Sverresborg was built by king Sverre Sigurdsson (ca. 1150-1202) in the mid 1180s, 250 meters northeast of Bergenhus fortress. King Sverre Sigurdsson also had a Sverresborg built in Trondheim. It is thought that the fortress had an outer wall of stone and inner buildings of wood. A saga mentions that 600 men and 40 noble women lived in the fortress ca. 1207.Sverresborg was the site of several battles during the Civil war era in Norway. The castle fell to the baglers and was destroyed, but was rebuilt by Håkon Jarl. The baglers destroyed it a second time and it has been rebuilt several times.The site was reinforced by King Håkon Håkonsson after the great fire of 1248. The medieval fort remained until mid-16th century. Directly underneath Sverresborg lies the residence of the master of the ramparts, the oldest of which go back to the 18th century. The master of the ramparts was in charge of the maintenance and upkeep of the fortifications and buildings. Much of the present day fortifications are from the 17th century. In August 1665, the fortress participated in the Battle of Vågen. The last known expansions took place during the Napoleonic wars.
In the 1830s a park was laid out in the area and in 1911 a petty officers school was established for Bergen Brigade. During World War II the German occupants established two anti aircraft batteries in the fortress. After the war, Sverresborg used as the execution site in connection with treason settlement. Seven German and one Norwegian war criminals were executed in Sverresborg in 1946.
The fortress has not fulfilled an operative capacity since World War II, but is still used by the military of Norway for office facilities. The facilities include a garage and an outbuilding of more recent date. The area is today under the command of the commandant of Bergenhus and is a military area, but open to the public.References:
The famous Italian Medici family have given two queens to France: Catherine, the spouse of Henry II, and Marie, widow of Henry IV, who built the current Luxembourg palace. Maria di Medici had never been happy at the Louvre, still semi-medieval, where the fickle king, did not hesitate to receive his mistresses. The death of Henry IV, assassinated in 1610, left the way open for Marie's project. When she became regent, she was able to give special attention to the construction of an imposing modern residence that would be reminiscent of the Palazzo Pitti and the Boboli Gardens in Florence, where she grew up. The development of the 25-hectare park, which was to serve as a jewel-case for the palace, began immediately.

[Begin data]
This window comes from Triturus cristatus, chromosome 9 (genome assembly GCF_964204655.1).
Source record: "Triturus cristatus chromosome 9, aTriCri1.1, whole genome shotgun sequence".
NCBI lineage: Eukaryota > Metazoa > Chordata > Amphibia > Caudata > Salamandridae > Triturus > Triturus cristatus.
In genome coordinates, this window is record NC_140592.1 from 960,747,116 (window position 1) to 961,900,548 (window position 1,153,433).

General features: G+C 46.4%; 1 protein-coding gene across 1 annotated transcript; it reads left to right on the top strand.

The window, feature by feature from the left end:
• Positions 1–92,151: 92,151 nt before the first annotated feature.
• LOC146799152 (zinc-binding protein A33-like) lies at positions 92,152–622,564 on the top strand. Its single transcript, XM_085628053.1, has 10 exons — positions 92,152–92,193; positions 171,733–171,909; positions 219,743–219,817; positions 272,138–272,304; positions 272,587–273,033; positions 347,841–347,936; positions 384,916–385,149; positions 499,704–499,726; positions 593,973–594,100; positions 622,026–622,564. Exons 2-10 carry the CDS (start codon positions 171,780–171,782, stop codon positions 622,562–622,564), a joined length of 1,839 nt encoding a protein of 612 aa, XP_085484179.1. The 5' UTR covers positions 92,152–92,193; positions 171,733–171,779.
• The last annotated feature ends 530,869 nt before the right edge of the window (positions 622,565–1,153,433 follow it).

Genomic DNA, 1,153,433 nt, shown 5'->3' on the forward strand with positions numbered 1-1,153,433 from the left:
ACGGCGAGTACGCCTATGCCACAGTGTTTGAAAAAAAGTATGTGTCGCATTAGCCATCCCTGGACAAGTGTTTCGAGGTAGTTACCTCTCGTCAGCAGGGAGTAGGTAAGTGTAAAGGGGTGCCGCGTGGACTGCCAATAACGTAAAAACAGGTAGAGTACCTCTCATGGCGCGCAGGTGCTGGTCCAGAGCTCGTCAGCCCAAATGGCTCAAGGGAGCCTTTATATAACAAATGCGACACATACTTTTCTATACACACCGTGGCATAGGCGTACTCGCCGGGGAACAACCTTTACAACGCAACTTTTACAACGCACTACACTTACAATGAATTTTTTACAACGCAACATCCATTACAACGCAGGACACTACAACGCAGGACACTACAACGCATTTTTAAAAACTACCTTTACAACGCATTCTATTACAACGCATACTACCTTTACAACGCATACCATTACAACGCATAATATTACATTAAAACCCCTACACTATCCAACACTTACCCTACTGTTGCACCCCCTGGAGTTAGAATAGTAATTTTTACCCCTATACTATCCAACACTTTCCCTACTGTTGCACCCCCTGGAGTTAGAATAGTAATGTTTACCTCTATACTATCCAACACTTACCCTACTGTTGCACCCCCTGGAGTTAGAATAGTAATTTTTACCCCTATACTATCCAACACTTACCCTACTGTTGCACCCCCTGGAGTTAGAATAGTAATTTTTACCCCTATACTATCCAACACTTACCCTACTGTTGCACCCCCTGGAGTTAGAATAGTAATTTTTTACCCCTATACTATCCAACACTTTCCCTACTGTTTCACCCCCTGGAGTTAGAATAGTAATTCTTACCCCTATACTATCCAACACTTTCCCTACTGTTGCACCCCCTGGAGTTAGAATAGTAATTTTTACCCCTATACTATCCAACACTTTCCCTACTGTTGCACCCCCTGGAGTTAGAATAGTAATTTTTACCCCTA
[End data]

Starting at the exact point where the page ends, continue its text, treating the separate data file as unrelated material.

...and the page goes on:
The architect, Salomon de Brosse, began the work in 1615. Only 16 years later was the palace was completed. Palace of Luxembourg affords a transition between the Renaissance and the Classical period.
In 1750, the Director of the King's Buildings installed in the wing the first public art-gallery in France, in which French and foreign canvases of the royal collections are shown. The Count of Provence and future Louis XVIII, who was living in Petit Luxembourg, had this gallery closed in 1780: leaving to emigrate, he fled from the palace in June 1791.
During the French Revolution the palace was first abandoned and then moved as a national prison. After that it was the seat of the French Directory, and in 1799, the home of the Sénat conservateur and the first residence of Napoleon Bonaparte, as First Consul of the French Republic. The old apartments of Maria di Medici were altered. The floor, which the 80 senators only occupied in 1804, was built in the middle of the present Conference Hall.
Beginning in 1835 the architect Alphonse de Gisors added a new garden wing parallel to the old corps de logis, replicating the look of the original 17th-century facade so precisely that it is difficult to distinguish at first glance the old from the new. The new senate chamber was located in what would have been the courtyard area in-between.
The new wing included a library (bibliothèque) with a cycle of paintings (1845–1847) by Eugène Delacroix. In the 1850s, at the request of Emperor Napoleon III, Gisors created the highly decorated Salle des Conférences, which influenced the nature of subsequent official interiors of the Second Empire, including those of the Palais Garnier.
During the German occupation of Paris (1940–1944), Hermann Göring took over the palace as the headquarters of the Luftwaffe in France, taking for himself a sumptuous suite of rooms to accommodate his visits to the French capital. Since 1958 the Luxembourg palace has been the seat of the French Senate of the Fifth Republic.